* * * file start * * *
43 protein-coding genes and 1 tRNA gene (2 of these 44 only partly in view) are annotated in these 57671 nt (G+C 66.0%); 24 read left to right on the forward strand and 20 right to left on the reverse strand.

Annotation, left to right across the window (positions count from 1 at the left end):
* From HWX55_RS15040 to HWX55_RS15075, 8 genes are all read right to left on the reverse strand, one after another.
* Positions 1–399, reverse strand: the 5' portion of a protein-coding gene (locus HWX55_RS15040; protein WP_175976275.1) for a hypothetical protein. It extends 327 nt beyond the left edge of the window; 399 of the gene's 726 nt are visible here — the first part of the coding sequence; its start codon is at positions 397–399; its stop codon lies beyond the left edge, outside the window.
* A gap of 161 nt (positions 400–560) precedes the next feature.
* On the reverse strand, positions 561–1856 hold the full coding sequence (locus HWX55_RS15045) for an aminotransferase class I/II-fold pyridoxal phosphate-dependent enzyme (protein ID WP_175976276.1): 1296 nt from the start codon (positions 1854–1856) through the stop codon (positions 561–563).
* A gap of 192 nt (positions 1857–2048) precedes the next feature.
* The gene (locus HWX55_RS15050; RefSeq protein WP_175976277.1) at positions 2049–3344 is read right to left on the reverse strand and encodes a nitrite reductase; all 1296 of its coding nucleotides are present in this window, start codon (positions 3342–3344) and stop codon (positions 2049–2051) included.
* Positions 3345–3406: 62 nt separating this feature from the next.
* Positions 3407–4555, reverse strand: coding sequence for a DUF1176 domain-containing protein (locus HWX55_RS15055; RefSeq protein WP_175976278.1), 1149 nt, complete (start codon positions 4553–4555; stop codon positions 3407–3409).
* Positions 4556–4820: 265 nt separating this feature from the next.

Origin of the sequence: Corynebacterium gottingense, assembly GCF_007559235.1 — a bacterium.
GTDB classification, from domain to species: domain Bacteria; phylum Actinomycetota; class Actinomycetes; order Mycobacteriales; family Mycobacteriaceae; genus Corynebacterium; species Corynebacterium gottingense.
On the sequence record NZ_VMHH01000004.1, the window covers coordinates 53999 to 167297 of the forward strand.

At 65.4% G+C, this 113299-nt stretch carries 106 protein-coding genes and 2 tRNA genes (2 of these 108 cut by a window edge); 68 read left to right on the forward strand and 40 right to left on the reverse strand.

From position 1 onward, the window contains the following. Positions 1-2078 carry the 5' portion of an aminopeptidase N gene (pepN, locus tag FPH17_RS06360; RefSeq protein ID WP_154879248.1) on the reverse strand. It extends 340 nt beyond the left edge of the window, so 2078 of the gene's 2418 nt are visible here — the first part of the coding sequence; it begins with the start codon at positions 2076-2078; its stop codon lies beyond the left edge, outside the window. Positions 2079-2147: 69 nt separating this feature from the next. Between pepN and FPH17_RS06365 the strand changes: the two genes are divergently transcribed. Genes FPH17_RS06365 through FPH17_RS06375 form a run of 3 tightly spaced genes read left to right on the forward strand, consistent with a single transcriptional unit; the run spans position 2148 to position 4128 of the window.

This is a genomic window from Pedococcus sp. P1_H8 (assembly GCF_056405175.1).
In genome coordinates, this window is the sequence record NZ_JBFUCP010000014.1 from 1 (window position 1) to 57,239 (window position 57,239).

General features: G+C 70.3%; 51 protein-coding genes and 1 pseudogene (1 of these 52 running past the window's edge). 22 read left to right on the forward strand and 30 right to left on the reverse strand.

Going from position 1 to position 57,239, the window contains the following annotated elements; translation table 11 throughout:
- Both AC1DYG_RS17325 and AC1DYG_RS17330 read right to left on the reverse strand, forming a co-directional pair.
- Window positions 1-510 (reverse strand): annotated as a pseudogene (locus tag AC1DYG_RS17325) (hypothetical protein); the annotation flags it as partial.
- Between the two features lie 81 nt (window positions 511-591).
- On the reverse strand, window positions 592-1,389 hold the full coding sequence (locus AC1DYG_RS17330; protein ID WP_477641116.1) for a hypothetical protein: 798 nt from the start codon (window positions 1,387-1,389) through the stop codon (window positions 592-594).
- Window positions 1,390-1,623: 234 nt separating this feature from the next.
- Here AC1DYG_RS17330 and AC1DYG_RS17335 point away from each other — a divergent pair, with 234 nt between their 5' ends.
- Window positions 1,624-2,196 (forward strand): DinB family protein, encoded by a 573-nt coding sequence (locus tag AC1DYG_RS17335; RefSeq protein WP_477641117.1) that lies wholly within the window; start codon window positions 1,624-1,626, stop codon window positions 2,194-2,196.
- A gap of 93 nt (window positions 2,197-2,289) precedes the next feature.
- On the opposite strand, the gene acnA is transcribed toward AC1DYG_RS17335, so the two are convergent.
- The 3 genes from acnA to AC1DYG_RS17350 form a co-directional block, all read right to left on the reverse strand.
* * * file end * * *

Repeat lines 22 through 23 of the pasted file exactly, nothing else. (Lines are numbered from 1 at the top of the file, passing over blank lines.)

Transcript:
- Window positions 1-510 (reverse strand): annotated as a pseudogene (locus tag AC1DYG_RS17325) (hypothetical protein); the annotation flags it as partial.
- Between the two features lie 81 nt (window positions 511-591).